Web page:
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Many brokerage advisors value their independence, but still expect firms to offer business development resources.

“We don’t do a ton of outward marketing,” said one Wellington-Altus Private Wealth Inc. advisor who mainly relies on referrals from clients for new business. But, the advisor added, “Any time we’ve needed assistance, they’ve been helpful.” (The firm received the highest rating in the “business development & marketing support” category, 9.6 out of 10, out of all firms in the 2024 Brokerage Report Card.)

Another Wellington-Altus advisor said the firm is “100% supportive on anything you want to do. They’ll partner with you on everything.”

Strong business development and marketing support was also a differentiator for advisors with RBC Dominion Securities Inc. An RBC DS advisor in Alberta said they chose the brokerage in part for its branding resources and access to business development experts. (RBC DS was rated second-highest in the category, at 8.9, up from 8.5 in 2023.)

Nonetheless, the category of business development and marketing support has been consistently among the lowest-rated of the 27 categories for performance. It was rated 7.8 this year, similar to 7.9 a year ago.

Three firms saw year-over-year rating changes of half a point or more in the business development category: BMO Nesbitt Burns Inc. (6.4, down from 7.8 in 2023); Edward Jones (rated 7.9, down from 8.6) and TD Wealth Private Investment Advice (7.2, up from 6.7).

Many Nesbitt Burns advisors noted a lack of support. “I don’t do a lot of prospecting,” acknowledged a Nesbitt Burns advisor in Ontario. However, they called their marketing allowance “a little skimpy.” Several other Nesbitt Burns advisors across the country agreed, variously characterizing business support and marketing resources as “low,” “limited” and “restrictive,” with not enough customization.

“[They’re] cutting back substantially on what they offer,” said another Nesbitt Burns advisor in Ontario.

“Investing in [advisors’] development and growth will always be a priority,” a spokesperson for BMO Nesbitt Burns said in an email. The firm pointed to its practice management group and its referrals to external coaches, such as those specializing in digital presence and communication.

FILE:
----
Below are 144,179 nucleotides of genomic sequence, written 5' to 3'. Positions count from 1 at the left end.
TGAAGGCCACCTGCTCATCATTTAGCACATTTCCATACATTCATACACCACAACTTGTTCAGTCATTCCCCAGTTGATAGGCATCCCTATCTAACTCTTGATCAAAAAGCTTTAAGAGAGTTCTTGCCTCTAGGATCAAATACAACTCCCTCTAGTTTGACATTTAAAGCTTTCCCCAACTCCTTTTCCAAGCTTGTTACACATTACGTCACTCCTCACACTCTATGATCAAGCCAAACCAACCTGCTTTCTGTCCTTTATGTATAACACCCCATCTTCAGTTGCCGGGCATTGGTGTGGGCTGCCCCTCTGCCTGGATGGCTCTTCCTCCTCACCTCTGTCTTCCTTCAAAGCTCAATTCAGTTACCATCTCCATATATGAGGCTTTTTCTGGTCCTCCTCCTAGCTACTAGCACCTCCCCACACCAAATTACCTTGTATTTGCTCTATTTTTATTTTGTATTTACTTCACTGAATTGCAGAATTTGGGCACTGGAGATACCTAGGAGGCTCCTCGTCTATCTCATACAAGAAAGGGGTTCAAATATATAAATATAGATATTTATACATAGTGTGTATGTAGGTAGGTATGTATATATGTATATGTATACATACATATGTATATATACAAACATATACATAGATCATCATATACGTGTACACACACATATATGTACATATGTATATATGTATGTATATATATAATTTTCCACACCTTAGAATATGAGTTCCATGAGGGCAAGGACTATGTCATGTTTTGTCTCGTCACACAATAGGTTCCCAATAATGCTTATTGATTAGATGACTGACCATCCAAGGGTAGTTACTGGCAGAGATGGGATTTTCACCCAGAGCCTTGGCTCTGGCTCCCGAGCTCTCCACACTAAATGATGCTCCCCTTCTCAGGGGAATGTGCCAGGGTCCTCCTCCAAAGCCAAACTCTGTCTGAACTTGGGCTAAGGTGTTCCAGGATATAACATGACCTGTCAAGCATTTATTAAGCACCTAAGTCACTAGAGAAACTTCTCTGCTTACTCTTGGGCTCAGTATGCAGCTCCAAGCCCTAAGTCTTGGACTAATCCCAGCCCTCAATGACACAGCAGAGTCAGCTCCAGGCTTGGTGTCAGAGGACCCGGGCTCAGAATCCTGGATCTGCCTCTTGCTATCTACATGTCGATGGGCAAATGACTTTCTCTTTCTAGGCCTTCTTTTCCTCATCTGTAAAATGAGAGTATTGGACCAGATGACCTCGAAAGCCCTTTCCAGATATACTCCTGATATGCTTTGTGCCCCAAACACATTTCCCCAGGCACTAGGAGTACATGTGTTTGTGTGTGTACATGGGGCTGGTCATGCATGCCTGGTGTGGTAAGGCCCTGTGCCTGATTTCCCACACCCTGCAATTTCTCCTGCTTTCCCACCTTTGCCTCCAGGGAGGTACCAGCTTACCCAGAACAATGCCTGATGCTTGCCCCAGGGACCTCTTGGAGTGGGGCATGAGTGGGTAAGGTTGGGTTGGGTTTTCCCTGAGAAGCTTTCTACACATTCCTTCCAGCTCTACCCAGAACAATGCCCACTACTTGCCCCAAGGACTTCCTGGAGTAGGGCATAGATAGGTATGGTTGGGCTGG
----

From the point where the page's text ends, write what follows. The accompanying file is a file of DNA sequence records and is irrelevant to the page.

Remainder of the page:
Several advisors with Edward Jones, meanwhile, said business support and marketing resources were ample but not always relevant. A few more advisors said their support was improving, but could be better.

“I do a fair bit of marketing. There’s a lot of existing stuff already, but [getting] customized stuff is not so easy,” an advisor with Edward Jones in Atlantic Canada said.

An Edward Jones advisor in British Columbia said marketing support is important, but felt the firm’s current branding “doesn’t really speak to me or my ideal client.”

“[We’re committed] to supporting and developing our branch teams and advisors from hiring through to retirement,” said Lauren Robertson, general partner, strategic planning and enablement with Edward Jones. She said the firm has invested in business consulting and coaching resources, as well as training programs that include development packages for advisors.

For advisors who want customized marketing, “we’re in the early stages of looking at how we can help advisors to connect individually with their communities,” said Moira Klein-Swormink, principal, branch development Canada, with Edward Jones. The firm has ongoing pilot programs regarding social media use and client seminars, for example.

At TD Wealth PIA, the rating for business development & marketing support increased, largely due to the firm’s team-building resources. One of the brokerage’s advisors in Ontario said TD’s practice management and succession planning experts were “excellent,” but “the marketing support was not.”

Other advisors with TD Wealth PIA described the firm’s marketing department as “overwhelmed” and hampered by “a lot of internal restrictions” that can cause approval delays and less customization.

The firm’s practice management and investment consulting teams provide coaching that’s “tailored to the specific needs of our advisors,” said Leo Pollard, vice-president, investment management practices and specialized services, wealth advice, TD Wealth, in an email.

Pollard acknowledged that TD’s marketing team is “in high demand,” and said, “Our business will continue to look to expand our business development support teams with impactful talent.”

The bank brokerage has customized its training programs for advisors, Pollard added, and encourages advisors to share best practices with each other.

Advisors of all experience levels said they value opportunities to gather business tips. “It would be nice if [the firm] shared best practices. They let us be independent, but it would be nice to know what successful people do,” said an advisor with iA Private Wealth in B.C. (As in 2023 and 2022, iAPW was rated lower than most firms for business development & marketing support. This year’s rating was 7.0, versus 7.1 last year.)

iAPW’s executives said the firm’s practice management team offers training on topics such as technology and team management. Additional resources are available to iAPW’s top 100 advisors.

This article appears in the June issue of Investment Executive. Subscribe to the print edition, read the digital edition or read the articles online.